The ultra small computers like the Spectrum weren’t quite a priority now, especially since the power available in an Intel-powered desktop machine (along with the upgradeability) meant that the size was a non-issue. Until 1998, when Apple announced its revolutionary iMac. The machine was powered by one of IBM’s PowerPC processors, and stuffed all the components inside a translucent casing that also housed the monitor. It was the first iconic computer from this decade – its place at the Museum of Modern Art is testament to this – and started a new drive for simpler, more compact computers.
The 90s also saw further innovation for laptops and portables, and American computer manufacturer Gateway had the smallest laptops of the decade with the Gateway Handbook. Just 25cm x 15cm x 4cm in size, and 1.4kg heavy, it was technically a forerunner of netbooks. The most powerful versions could be had with an Intel 486DX/50 processor, 120MB hard drive, and 4MB of RAM
2000 and onwards
At the turn of the millennium the adoption of technology and exponential advances in silicon technology meant that computers were becoming more powerful, while shrinking. This did come with issues such as extra heat that needed to be dissipated – one of the major concerns when fitting electronics into small spaces – but these engineering challenges were conquered with efficient processors that used little power and gave off little heat.
In the early 2000s Intel worked hard to change the idea of the PC being a beige tower, and worked with its partners to develop out-of-the-box designs for computers. While none of the initial concepts made an impact, but the best – which arrived in 2002 – was a small form factor computer from Shuttle, called the XPC. These tiny cubes could house a then range-topping Pentium 4, a graphics card, hard drive, and DVD drive. A proper computer in something about the size of a toaster.
In 2005 Apple took the miniaturisation of desktop computers even further, with the Mac Mini. The first generation machines still used IBM’s PowerPC processors, but in 2006 Apple moved to Intel power. Granted, the design of the Mini and the technology of the time meant that these were technically low-power laptop components in a tiny machine designed for desktop use. As a result, it wasn’t as powerful as actual desktops, but served the needs for most computers users.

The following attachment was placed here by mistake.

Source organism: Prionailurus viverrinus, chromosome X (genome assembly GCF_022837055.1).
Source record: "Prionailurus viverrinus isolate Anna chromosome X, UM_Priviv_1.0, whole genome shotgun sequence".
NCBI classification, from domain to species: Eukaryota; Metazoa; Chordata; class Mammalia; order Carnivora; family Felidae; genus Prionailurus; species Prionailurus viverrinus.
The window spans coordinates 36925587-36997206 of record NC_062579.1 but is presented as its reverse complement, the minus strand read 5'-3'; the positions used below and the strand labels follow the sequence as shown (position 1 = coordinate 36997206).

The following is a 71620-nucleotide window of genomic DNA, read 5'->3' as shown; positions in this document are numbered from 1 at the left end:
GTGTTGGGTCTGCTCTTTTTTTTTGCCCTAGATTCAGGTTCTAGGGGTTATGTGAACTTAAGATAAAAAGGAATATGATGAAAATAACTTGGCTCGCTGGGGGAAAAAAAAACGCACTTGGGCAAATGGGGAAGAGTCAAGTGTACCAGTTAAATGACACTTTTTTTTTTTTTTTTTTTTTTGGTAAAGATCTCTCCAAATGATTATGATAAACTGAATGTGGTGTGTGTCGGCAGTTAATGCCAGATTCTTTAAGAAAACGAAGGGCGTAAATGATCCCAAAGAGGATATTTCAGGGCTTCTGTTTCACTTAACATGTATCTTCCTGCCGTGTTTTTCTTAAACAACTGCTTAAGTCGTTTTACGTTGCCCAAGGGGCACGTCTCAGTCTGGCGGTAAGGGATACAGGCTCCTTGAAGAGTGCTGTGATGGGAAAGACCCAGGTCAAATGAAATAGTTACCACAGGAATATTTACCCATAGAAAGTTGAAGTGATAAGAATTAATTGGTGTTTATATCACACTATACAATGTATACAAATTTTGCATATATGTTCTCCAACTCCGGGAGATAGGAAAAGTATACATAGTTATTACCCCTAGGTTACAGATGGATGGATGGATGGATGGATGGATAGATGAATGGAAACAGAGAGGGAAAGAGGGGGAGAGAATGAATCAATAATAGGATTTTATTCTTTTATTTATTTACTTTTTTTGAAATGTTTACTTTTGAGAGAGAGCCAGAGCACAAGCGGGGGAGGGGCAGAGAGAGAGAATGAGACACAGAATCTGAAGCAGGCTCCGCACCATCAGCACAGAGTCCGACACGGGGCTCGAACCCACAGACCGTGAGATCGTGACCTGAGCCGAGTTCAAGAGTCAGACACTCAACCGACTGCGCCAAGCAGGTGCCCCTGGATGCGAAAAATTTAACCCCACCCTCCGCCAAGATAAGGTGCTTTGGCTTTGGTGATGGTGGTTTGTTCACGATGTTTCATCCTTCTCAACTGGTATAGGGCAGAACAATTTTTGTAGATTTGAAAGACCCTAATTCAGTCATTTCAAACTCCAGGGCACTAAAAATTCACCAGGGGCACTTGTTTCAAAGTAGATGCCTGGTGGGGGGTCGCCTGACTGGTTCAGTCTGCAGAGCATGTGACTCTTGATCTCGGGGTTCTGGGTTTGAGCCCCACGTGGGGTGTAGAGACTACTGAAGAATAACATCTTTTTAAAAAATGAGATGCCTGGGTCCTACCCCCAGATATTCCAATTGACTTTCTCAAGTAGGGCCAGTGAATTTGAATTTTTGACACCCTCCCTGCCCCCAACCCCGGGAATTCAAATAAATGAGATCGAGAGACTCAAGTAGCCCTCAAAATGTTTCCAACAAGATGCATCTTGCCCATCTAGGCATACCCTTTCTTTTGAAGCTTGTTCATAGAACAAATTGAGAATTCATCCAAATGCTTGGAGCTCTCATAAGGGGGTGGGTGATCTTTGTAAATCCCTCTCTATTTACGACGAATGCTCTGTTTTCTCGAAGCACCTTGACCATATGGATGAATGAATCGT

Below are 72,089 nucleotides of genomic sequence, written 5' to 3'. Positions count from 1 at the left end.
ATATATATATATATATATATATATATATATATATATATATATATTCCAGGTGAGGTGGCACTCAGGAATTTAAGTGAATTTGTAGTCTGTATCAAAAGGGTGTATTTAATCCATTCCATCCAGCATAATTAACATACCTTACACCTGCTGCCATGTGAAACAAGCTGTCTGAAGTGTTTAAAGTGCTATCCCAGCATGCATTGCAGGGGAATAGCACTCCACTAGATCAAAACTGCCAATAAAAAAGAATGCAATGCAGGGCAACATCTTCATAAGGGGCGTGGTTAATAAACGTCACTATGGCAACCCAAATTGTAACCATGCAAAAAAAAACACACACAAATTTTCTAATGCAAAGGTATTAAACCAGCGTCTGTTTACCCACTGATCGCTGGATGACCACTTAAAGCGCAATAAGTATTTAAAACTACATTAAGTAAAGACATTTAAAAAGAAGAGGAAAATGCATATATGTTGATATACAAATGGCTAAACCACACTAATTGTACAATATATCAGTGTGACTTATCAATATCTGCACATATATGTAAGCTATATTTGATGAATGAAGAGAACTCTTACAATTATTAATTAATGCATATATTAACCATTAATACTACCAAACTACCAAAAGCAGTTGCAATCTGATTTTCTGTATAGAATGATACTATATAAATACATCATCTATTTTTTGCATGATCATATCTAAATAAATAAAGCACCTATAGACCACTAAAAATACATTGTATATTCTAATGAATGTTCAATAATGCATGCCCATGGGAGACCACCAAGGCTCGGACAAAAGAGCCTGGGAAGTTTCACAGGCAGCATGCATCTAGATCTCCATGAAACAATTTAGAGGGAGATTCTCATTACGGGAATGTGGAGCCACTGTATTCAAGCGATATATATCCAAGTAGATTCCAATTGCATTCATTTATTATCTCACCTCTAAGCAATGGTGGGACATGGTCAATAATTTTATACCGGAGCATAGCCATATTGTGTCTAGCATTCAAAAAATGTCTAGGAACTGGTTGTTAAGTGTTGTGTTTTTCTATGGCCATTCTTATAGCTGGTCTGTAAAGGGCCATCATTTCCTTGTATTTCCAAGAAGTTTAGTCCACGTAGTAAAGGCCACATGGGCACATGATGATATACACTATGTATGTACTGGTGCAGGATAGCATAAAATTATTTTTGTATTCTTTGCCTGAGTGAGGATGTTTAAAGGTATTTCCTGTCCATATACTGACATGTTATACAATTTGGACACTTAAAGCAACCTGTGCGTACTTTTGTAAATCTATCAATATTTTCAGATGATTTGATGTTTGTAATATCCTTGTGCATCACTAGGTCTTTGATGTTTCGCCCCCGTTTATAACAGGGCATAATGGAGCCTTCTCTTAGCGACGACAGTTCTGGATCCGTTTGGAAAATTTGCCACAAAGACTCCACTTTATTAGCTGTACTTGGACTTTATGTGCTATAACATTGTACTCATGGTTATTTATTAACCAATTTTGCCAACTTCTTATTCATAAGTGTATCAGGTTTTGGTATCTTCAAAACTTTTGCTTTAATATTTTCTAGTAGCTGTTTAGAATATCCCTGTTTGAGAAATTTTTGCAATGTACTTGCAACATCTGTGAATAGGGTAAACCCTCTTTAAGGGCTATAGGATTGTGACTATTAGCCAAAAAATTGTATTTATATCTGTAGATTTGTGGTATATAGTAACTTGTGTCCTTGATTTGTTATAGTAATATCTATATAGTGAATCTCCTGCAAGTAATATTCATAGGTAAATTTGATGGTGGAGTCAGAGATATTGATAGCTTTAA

As silicon tech improved, though, small computers like the Mac Mini and design concepts like Intel’s NUC (Next Unit of Computing) have started offering the kind of performance that would leave all but hardcore gamers wanting.
The same technology has also made laptops more powerful, while still growing thinner by the year. Netbooks were a noble cause, but ultimately proved to be underpowered. However, Ultrabooks and the MacBook Air have given us self-contained computers that are smaller than ever.
More recently we’ve seen tablets with Intel processors – entire machines that have displays larger than the first laptops and desktops. Then there are smartphones. While they’re not quite desktop computers, they are personal computing devices. Even the most entry-level of Android devices today has more power than the smallest machines of the 90s, never mind earlier decades.
And that’s before we get to specialist computers like the Raspberry Pi. A circuit board that’s the size of a credit card, but with enough compute power to run a web server or a media centre PC. Great for hackers and DIY gadget lovers. The Pi is joined by other ARM-powered devices, the cutest of which is the Picotux 100. Looking like a circuit board that only has a serial connector and Ethernet port, it’s actually a low-power Linux computer that can serve web pages.
That might be useless to some, but this tiny machine still has more computer power than the big box at the top of this page.